302. Robert Southey to Charles Watkin Williams Wynn, 4 April  *
My dear Wynn
I should have thought you would have liked the Merida inscription.  it was designed for my Letters  but on consideration the point appears more applicable to our own country, & as one martyr is as good <as> another, Senõra Eulalia must give place to old Latimer & Ridley.  Its appearance in the Oracle  makes me let out what I intended not to have told you till Xmas. I then thought to have taken you into a house of my own, & shown you the chairs & tables into which I had transmuted bad verses. Immediately before I left town I agreed to furnish the Morning Post with occasional verses, without a signature.  my end in view was to settle in a house as soon as possible, which this, with the Review,  would enable me at Xmas to do. I told no person whatever but Edith; I signed the inscription because I meant to insert it in my Letters. of all the rest Lord William  is the only piece that bears the mark of the beast. I did not tell you — because you would not like it now — & it would have amused you at Xmas.
Lord Williams is certainly a good story — & will, when corrected make the best of my ballads. I am glad you like it. There is one other which if you have not seen I will send you. it is ludicrous — in the Alonzo  metre — called the ring  — a true story — & like the Humourous Lieutenant.  It is not good for much & yet one or two stanzas may amuse you.
I write this from Bath — where I was summoned in consequence of my mothers state of health. she is very ill — & I hope to remove her to Lisbon speedily — the climate would I am certain restore her — tho I fear nothing else can.
You call me lazy for not writing. is it not the same with you? do you feel the same inclination for filling a folio sheet now, as when in 90 & 91 we wrote to each other so fully & so frequently? the inclination is gone from me. I have nothing to communicate — no new feelings — no new opinions. we move no longer in the same circles, & no longer see things in the same point of view. I never now write a long letter. to those who think with me, it is useless to express what they also feel; & as for reasoning with those who differ from me, I have never seen any good result from argument. I write not in the best of spirits. my mothers state of health depresses me — the more so as I have to make her chearful. Edith is likewise very unwell — indeed so declining as to make me somewhat apprehensive for the future. A few months will determine all these uncertainties — & perhaps change my views in life — or rather destroy them. this is the first time that I have expressed the feelings that often will rise. take no notice of them when you write.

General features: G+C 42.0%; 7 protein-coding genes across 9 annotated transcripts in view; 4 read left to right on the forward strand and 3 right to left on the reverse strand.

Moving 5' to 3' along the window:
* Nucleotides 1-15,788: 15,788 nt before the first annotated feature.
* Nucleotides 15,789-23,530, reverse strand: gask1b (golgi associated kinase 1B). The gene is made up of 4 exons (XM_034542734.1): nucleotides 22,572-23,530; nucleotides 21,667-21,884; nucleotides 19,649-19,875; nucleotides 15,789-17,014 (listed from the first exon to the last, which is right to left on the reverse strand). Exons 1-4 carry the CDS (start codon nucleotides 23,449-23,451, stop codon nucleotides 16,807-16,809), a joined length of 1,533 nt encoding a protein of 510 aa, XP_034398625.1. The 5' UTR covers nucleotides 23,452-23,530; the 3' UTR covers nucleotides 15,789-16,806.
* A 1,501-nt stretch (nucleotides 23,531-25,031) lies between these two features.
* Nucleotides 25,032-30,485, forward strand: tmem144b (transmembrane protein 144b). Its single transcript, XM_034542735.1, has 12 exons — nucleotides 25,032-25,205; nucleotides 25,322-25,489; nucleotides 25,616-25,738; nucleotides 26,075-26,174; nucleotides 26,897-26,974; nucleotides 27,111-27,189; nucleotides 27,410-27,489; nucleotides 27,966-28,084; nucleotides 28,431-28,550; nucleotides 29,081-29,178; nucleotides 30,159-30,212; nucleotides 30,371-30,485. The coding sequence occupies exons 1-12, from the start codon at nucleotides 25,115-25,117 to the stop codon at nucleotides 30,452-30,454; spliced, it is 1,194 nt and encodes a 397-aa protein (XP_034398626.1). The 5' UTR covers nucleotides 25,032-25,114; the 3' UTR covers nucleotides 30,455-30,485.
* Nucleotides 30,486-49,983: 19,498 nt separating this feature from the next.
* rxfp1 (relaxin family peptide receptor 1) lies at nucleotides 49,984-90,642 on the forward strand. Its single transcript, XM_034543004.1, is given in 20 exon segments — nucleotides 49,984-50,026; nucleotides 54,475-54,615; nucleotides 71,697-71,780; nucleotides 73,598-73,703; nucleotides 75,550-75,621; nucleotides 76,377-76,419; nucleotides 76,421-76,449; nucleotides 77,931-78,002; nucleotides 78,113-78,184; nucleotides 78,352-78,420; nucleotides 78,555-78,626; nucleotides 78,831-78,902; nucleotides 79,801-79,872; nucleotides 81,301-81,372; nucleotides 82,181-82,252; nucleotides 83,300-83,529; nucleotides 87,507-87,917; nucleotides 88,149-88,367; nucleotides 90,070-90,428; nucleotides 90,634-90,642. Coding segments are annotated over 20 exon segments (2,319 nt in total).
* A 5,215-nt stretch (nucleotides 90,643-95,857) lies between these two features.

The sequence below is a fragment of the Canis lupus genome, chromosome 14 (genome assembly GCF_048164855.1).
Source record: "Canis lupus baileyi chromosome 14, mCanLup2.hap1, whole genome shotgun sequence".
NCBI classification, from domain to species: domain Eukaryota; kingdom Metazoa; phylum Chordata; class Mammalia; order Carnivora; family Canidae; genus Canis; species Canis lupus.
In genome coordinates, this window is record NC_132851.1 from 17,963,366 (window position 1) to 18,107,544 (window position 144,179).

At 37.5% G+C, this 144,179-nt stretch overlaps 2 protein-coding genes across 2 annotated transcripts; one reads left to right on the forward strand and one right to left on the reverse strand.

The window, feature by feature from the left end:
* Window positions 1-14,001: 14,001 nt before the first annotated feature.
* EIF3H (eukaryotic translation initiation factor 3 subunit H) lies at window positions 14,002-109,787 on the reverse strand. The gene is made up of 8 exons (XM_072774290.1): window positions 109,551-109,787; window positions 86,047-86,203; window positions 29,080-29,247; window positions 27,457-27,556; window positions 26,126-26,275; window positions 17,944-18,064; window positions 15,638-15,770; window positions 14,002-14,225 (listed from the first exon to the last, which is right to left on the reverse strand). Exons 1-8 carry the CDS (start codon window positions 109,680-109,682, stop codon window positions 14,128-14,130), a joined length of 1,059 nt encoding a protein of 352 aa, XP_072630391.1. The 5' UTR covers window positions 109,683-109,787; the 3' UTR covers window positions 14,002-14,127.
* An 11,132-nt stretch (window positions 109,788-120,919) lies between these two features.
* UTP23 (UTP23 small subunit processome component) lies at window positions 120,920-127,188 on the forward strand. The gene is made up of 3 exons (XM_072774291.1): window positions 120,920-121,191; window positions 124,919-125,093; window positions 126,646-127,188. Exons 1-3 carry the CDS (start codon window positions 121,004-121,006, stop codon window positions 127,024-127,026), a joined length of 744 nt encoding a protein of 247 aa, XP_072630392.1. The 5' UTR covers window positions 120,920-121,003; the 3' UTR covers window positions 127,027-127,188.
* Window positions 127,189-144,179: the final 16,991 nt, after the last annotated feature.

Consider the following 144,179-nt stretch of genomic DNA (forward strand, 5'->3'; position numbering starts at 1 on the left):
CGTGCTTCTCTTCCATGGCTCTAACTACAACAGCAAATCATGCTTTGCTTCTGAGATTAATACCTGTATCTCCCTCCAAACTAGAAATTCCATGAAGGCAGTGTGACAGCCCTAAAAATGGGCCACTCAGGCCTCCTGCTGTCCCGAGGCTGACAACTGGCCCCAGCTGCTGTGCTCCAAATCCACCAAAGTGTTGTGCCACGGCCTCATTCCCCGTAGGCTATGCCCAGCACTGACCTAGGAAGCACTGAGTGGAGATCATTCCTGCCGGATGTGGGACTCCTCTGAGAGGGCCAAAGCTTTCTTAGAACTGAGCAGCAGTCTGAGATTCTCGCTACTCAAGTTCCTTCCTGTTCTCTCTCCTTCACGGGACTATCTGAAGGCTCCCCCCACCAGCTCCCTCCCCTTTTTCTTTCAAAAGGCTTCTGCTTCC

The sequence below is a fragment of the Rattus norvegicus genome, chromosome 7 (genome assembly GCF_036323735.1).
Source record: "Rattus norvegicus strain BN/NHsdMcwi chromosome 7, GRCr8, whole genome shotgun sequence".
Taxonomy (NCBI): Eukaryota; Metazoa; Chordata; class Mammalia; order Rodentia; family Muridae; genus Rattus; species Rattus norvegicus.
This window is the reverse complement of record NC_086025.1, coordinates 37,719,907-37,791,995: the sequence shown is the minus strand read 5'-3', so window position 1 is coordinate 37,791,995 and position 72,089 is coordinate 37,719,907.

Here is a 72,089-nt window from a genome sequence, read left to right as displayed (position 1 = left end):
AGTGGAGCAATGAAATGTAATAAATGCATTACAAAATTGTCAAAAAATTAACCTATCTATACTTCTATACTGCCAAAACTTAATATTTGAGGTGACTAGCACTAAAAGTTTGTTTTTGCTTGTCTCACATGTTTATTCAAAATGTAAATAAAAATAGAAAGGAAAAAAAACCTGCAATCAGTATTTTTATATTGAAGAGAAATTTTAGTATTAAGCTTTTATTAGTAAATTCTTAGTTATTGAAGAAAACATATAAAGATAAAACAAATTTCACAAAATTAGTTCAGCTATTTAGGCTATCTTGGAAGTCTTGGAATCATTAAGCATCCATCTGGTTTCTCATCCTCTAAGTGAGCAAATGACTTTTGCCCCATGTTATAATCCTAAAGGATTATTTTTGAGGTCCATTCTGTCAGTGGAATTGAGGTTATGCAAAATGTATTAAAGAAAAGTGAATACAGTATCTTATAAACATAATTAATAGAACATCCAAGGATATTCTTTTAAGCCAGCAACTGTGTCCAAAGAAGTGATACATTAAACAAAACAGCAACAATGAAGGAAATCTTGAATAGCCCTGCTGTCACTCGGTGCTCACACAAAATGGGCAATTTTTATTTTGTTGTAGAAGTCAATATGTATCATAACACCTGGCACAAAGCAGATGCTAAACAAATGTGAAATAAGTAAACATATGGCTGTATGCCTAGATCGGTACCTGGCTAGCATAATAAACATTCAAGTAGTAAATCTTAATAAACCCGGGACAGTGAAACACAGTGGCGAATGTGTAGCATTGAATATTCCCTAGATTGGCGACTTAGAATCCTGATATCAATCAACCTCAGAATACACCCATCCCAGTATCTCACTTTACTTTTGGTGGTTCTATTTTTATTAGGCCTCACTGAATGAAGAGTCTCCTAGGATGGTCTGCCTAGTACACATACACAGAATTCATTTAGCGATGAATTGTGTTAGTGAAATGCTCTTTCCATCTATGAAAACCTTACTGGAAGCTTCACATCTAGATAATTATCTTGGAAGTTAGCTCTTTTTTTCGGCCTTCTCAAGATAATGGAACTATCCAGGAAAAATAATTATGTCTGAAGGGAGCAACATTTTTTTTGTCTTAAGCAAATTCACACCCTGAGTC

God bless you. if nothing intervene I shall see you in May — I wish indeed that months were over. few men have ever more subdued their feelings than myself — & yet have I more left than are consistent with happiness.
once more God bless you
Wednesday. April 4th .
* Address: To/ C W Williams Wynn Esqr/ 5 Stone Buildings/ Lincolns
Postmark: B/ APR/ 6 98
Endorsement: April 4 1798
MS: National Library of Wales, MS 4811D. ALS; 4p.
Previously published: Charles Cuthbert Southey (ed.), Life and Correspondence of Robert Southey, 6 vols (London, 1849–1850), I, pp. 329–331. BACK
 ‘Inscription. For a Monument at Merida’ appeared in the Morning Post, 30 March 1798; it was signed ‘Robert Southey’. The Spanish city of Merida was the site of the martyrdom of St Eulalia, c. AD 3rd century. BACK
 Southey’s inscription ‘For a Monument at Oxford, opposite Balliol gate-way’ commemorated the site of execution of the Marian martyrs Hugh Latimer (c.1485–1555; DNB) and Nicholas Ridley (c.1502–1555; DNB). The poem was first published in the Annual Anthology (Bristol, 1799), p. 69. BACK
 Copies of the London newspaper The Oracle from the relevant period have not survived. The ‘Merida inscription’ was also published under Southey’s name in the Express and Evening Chronicle, 29 March 1798, a day before it appeared in the Morning Post. BACK
 John Fletcher (1579–1625; DNB), The Humourous Lieutenant (c. 1619), a tragicomedy attributed at this time to Fletcher and Francis Beaumont (1584/5–1616; DNB). In ‘The Ring’, a magic ring makes Charlemagne fall in love with an Archbishop. In The Humorous Lieutenant a love potion makes the title character fall in love with Antigonus, King of Syria. BACK